Together again: the class of '69

Grounded: the crew of '99 who couldn't lift off In 1999, NASA can't even get out of Florida
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The Independent Online
THIRTY YEARS to the day after the first men walked on the Moon, the first space shuttle commanded by a woman got within six seconds of take-off but was stopped by an equipment fault.

The countdown at Cape Canaveral was halted at 12.36am (Florida time) less than half a second before Columbia's engines were due to ignite, after a warning about explosive gas. A second att empt is scheduled for tomorrow.

The abandoned launch wasa huge disappointment to Commander Eileen Collins and an audience that included Hillary Clinton, her daughter, Chelsea, 13 female members of Congress and the Health Secretary, Donna Shalala, as well as Sally Ride, the first female American astronaut, the US women's soccer team, and the folk singer Judy Collins. One female Nasa employee captured the mood, holding a sign reading: "Eileen - You go girl!!!"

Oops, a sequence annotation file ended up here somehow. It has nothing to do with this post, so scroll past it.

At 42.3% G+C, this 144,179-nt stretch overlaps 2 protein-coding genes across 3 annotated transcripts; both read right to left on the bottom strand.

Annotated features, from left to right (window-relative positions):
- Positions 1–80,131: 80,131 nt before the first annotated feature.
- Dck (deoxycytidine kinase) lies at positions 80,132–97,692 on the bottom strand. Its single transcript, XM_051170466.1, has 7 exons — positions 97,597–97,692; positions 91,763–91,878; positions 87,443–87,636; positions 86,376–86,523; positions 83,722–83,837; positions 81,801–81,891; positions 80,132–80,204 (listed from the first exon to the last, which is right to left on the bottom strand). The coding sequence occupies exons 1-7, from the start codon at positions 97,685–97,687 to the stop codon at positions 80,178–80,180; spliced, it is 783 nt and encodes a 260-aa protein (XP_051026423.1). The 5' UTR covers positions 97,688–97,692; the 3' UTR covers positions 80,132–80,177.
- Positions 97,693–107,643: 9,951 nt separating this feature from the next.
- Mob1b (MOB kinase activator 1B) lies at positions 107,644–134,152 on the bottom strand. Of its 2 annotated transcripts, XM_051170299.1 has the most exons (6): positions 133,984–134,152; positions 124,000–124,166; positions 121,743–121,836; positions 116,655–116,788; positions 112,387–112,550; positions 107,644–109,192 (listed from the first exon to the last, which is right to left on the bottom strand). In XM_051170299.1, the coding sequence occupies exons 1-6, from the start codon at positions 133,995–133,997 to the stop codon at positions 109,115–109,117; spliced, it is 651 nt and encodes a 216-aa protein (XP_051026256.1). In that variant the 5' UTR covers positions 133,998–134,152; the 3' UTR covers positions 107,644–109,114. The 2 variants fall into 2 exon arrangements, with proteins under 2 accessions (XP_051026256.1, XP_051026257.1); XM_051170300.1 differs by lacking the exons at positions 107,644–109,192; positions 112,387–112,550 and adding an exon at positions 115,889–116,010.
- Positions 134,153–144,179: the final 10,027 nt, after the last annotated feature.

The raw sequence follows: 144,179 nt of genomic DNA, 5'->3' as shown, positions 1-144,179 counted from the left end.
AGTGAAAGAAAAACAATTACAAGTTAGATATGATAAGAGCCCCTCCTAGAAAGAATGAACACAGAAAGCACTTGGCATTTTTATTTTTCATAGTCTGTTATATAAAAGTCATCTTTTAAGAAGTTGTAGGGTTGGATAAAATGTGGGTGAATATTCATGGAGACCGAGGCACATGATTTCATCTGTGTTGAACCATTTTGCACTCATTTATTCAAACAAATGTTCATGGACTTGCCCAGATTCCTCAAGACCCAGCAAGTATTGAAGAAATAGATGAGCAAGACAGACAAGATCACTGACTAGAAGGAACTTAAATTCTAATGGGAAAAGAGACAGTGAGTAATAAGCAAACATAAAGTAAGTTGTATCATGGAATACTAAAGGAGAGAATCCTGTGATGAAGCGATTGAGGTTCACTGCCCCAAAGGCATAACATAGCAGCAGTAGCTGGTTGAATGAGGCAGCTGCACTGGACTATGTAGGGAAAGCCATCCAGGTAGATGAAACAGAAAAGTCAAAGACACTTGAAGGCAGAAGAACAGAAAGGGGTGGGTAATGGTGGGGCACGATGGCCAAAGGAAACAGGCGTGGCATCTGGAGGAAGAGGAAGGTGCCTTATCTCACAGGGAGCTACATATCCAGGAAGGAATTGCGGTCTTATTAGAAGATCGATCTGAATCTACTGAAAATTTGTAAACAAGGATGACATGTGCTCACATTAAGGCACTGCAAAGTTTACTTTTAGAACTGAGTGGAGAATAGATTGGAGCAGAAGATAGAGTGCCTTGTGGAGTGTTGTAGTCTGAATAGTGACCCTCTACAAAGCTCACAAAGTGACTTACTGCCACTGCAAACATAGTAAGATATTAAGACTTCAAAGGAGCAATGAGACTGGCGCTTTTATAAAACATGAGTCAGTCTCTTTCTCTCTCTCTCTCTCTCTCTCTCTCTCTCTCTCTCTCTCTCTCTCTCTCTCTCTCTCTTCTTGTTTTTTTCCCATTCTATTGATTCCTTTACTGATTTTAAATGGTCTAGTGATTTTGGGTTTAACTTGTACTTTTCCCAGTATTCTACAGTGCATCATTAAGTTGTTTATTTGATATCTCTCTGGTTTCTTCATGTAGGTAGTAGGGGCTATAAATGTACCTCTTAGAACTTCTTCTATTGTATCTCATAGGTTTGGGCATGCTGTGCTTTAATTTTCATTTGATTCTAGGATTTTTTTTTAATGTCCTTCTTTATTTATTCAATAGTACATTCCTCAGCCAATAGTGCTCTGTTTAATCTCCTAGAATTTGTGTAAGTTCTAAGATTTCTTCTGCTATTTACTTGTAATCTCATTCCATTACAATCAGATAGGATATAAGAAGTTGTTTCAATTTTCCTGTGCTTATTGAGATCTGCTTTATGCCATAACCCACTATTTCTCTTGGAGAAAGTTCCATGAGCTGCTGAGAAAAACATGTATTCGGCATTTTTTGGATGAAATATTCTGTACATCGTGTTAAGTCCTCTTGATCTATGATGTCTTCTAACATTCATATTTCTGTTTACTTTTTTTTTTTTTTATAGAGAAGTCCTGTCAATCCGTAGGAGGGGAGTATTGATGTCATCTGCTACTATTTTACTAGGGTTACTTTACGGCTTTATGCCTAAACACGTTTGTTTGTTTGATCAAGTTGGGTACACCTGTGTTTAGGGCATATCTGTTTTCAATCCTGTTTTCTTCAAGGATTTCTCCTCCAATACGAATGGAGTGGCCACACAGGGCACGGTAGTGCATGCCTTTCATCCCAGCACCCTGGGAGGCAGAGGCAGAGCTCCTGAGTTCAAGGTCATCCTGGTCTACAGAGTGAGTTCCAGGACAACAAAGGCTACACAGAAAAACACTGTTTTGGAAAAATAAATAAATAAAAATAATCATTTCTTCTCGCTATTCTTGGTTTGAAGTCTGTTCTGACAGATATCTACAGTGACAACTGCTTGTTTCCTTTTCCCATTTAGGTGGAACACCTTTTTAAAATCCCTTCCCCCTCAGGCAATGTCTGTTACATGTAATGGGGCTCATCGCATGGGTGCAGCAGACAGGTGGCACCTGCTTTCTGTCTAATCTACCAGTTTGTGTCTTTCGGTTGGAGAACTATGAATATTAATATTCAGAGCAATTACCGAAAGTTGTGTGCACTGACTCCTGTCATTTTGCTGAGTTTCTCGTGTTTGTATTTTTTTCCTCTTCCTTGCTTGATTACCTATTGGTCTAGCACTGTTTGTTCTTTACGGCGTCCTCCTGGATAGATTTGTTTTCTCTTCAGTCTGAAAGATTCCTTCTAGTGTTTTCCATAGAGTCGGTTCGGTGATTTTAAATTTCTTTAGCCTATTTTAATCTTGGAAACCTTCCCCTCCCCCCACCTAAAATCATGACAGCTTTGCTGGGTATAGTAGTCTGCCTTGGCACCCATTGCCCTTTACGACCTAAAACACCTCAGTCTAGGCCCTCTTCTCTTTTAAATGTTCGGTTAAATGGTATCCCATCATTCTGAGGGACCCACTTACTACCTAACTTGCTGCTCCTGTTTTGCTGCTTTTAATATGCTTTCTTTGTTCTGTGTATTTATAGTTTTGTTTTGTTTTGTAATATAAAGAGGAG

The apparent build-up of explosive hydrogen gas was noticed by a ground controller with eight seconds left to take action to stop the countdown to Columbia's five-day mission, which involves carrying the pounds 930m Chandra X-ray observatory. It was later thought the detector had apparently malfunctioned. "We are convinced this is not a real leak," said Ralph Roe, the launch director.

Had the engines fired and then been stopped, it would have taken a full month to replace them - delaying the launch by up to a year, because other launches would have priority. If Thursday's launch does not succeed, that 12-month delay could still apply.

The mission will be the first to be commanded by a woman. Although women underwent tests for the astronaut programme in the 1960s, the US space agency, Nasa, rejected them in favour of male test pilots. For years, Nasa has struggled with ingrained chauvinism in its approach to women astronauts. Mrs Collins, 42, is Nasa's fourth female astronaut, after Ms Ride broke the male mould in June 1983.